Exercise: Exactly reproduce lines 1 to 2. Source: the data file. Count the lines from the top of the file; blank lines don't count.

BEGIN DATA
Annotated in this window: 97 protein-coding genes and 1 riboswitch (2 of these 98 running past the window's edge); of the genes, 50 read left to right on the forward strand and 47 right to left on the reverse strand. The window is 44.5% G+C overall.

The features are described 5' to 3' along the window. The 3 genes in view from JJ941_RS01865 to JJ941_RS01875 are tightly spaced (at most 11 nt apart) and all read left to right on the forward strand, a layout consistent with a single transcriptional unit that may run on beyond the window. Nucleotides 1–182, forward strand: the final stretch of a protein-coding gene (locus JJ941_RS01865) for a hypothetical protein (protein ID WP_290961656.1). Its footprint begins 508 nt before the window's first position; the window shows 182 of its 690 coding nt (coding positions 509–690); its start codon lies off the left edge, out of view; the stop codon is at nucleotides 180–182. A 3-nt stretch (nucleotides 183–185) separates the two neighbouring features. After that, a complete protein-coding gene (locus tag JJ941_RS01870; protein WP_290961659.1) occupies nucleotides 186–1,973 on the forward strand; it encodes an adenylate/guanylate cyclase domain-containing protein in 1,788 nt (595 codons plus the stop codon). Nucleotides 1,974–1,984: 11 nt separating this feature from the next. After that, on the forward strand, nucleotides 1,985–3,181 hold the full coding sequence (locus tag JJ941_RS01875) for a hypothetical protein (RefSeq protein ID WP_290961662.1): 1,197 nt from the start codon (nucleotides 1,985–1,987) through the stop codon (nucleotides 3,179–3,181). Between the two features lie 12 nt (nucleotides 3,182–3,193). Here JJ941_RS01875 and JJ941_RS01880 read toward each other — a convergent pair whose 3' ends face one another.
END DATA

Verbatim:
Annotated in this window: 97 protein-coding genes and 1 riboswitch (2 of these 98 running past the window's edge); of the genes, 50 read left to right on the forward strand and 47 right to left on the reverse strand. The window is 44.5% G+C overall.

The features are described 5' to 3' along the window. The 3 genes in view from JJ941_RS01865 to JJ941_RS01875 are tightly spaced (at most 11 nt apart) and all read left to right on the forward strand, a layout consistent with a single transcriptional unit that may run on beyond the window. Nucleotides 1–182, forward strand: the final stretch of a protein-coding gene (locus JJ941_RS01865) for a hypothetical protein (protein ID WP_290961656.1). Its footprint begins 508 nt before the window's first position; the window shows 182 of its 690 coding nt (coding positions 509–690); its start codon lies off the left edge, out of view; the stop codon is at nucleotides 180–182. A 3-nt stretch (nucleotides 183–185) separates the two neighbouring features. After that, a complete protein-coding gene (locus tag JJ941_RS01870; protein WP_290961659.1) occupies nucleotides 186–1,973 on the forward strand; it encodes an adenylate/guanylate cyclase domain-containing protein in 1,788 nt (595 codons plus the stop codon). Nucleotides 1,974–1,984: 11 nt separating this feature from the next. After that, on the forward strand, nucleotides 1,985–3,181 hold the full coding sequence (locus tag JJ941_RS01875) for a hypothetical protein (RefSeq protein ID WP_290961662.1): 1,197 nt from the start codon (nucleotides 1,985–1,987) through the stop codon (nucleotides 3,179–3,181). Between the two features lie 12 nt (nucleotides 3,182–3,193). Here JJ941_RS01875 and JJ941_RS01880 read toward each other — a convergent pair whose 3' ends face one another.